Jennifer

The Urban Herd has the good fortune of living at Horse Haven at Bear Creek. Our spectacularly beautiful home is entirely fenced around its perimeter, along with having individually fenced pastures, paddocks and play fields. Basically, it’s a safe place to explore on horse back, but it also protects the horses should they find themselves at liberty outside one of the individually fenced areas. So it occurred to me a while ago that it would be pretty cool if we could just open all the barn stall doors and the pasture gates and tell the horse to put themselves away in the evenings. Right? I mean, wouldn’t it be awesome to see them all heading back to the barn on their own? Worst case scenario, they wander around the property and we would have to go round them up and scoot them into the barn.

Well, don’t worry, I haven’t put this little idea to the test. Horses are pretty adept at finding ways to get into trouble that humans never imagined. So I guess it is an ill-conceived fancy for many reasons. But that hasn’t stopped me from experimenting with individual horses by looping their lead ropes over their backs and having them walk back to the barn along side me without my holding the rope. Mija is genius at this. She’s like the best trained golden retriever, heeling exactly at my side all the way to the barn despite the lure of grass along the way. Briana is also a champ, though I can’t exactly take my eye off her. If I do, she can tell immediately and starts to wander toward any grassy spot she sees. A simple clearing of my throat brings her back to my side though, so I give her an “A” for effort, though not a tie with Mija’s “A-plus”. So far the only other one I’ve tried it with is Ranger, which brings us to the point of my story.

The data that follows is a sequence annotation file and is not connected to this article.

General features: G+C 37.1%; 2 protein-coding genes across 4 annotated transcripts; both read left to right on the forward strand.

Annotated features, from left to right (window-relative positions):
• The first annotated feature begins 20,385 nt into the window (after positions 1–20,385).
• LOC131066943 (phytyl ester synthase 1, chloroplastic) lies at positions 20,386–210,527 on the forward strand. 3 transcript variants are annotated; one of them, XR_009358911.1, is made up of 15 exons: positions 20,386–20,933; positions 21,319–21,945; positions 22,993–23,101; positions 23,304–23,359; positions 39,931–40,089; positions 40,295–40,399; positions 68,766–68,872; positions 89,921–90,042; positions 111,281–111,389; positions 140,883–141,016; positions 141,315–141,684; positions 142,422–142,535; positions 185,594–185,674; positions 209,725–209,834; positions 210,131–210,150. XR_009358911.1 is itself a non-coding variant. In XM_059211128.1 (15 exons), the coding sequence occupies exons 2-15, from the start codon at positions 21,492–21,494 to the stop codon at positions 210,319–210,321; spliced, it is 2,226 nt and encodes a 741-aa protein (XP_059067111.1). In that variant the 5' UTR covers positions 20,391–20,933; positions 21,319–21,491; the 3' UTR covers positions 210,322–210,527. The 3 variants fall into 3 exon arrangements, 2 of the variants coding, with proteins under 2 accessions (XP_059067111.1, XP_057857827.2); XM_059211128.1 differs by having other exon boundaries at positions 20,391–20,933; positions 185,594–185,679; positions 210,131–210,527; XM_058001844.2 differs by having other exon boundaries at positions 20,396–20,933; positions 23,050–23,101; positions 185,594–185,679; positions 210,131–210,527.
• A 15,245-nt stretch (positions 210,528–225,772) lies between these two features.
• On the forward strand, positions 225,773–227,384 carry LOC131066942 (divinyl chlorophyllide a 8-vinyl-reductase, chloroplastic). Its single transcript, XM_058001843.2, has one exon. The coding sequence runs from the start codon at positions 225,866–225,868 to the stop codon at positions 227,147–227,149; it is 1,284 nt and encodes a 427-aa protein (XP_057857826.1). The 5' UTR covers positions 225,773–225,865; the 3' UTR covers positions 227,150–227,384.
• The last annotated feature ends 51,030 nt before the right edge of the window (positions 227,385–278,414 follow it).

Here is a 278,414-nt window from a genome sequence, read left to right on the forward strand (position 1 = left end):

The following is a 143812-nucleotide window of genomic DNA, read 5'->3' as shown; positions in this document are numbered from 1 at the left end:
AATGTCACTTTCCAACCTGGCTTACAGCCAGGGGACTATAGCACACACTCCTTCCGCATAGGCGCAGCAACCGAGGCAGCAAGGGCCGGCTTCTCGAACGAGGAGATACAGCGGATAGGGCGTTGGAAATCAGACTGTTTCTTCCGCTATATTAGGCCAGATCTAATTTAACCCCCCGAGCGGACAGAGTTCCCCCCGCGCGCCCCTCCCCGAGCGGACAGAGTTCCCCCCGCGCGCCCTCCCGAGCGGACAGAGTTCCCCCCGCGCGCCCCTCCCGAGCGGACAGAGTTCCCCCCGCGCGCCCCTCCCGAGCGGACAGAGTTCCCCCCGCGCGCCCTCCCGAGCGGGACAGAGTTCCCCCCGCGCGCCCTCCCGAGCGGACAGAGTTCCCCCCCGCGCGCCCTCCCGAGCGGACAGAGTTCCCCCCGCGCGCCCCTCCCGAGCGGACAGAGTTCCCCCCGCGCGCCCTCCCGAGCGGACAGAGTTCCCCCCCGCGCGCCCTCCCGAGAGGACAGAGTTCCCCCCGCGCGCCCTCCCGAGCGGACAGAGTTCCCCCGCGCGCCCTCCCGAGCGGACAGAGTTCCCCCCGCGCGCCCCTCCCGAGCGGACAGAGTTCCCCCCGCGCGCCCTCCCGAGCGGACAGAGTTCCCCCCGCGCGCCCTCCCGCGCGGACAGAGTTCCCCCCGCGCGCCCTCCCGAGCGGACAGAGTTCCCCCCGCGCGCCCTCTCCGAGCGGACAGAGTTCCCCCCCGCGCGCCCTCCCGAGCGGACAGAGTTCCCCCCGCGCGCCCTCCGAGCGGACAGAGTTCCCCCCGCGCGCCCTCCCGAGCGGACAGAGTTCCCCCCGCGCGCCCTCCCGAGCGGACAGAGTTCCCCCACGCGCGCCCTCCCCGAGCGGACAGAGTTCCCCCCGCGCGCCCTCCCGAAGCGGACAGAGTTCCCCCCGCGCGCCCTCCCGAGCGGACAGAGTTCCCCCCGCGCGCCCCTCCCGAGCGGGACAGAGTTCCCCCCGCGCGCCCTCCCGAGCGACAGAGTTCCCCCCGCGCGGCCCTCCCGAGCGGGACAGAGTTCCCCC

Saturday I went out to get Ranger and Spartacus. Typically we lead the horses in one at a time, but Nate started bringing Sparty and Ranger in together a while ago, so that’s become the new normal for those two. As I went out to get them Saturday evening I thought maybe Ranger could be trusted to follow Sparty and me to the barn on his own. Bold experiment? Or Hairbrained idea? You be the judge.

I put Ranger’s halter and lead rope on and looped his lead rope over his back like I’d done with Mija and Briana. He followed me from his pasture down to Sparty’s – so far, so good. Of course, he and Sparty share a fence line, so that isn’t really much of an accomplishment, but he didn’t run off down the aisle or anything. I was emboldened. I left him munching grass in the aisle outside Sparty’s pasture as I went in to get The Big Man. Sparty shoved his nose into his halter, the consummate professional that he is, and I led him out his gate and over to the gate at the end of the aisle. As I’d hoped, Ranger picked his head up out of the grass and followed us out the gate and down the driveway toward the barn.

Now, Ranger is a tender-footed lad, so we make a habit of walking him through the grass next to the arena instead of all the way to the barn on the gravel drive. Saves his delicate little toesies. Sparty thinks the grass there is for little girls, so he walked with me on the gravel. As soon as Ranger hit the grass though, he took off at a trot toward the barn, passing Sparty and me right up in his haste to Get Those Alfalfa Pellets (of joy). I didn’t anticipate that scenario – score one for the Ranger. He was quickly out of my reach and all I could do was shout to him to “Whoa!” using my best imitation of The Great and Powerful Oz. As luck would have it, that is the exact moment when his back hoof stepped on his own lead rope that had slipped from his back when he started to jog. He stopped himself dead in his tracks! He had just enough slack in the rope to turn his head and look wide-eyed in my direction with a priceless expression of: “How did she do that?!” on his now sheepish face. He was unable to sort it out before Sparty and I caught up to him, backed him off his lead rope, and led him the rest of the way to the barn. I gotta say, horses are a non-stop fun fest.

And while your thoughts are turned toward the ranch, let me take this moment to update you on Dolly’s progress. She is home from the hopsital and enduring stall rest at this time. Nate is doctoring her daily as she works to recover from her recent surgery. Her prognosis remains guarded, but we refuse to be anything but hopeful. She is doing as well as can be expected, especially considering she is a large, intelligent and active creature being asked to stand quietly in a relatively small space for long periods of time.

I’m thinking of bringing in a Scrabble board to help her wile away the hours, but I’m afraid she’ll beat me at my own game. Maybe a jolly ball would make more sense…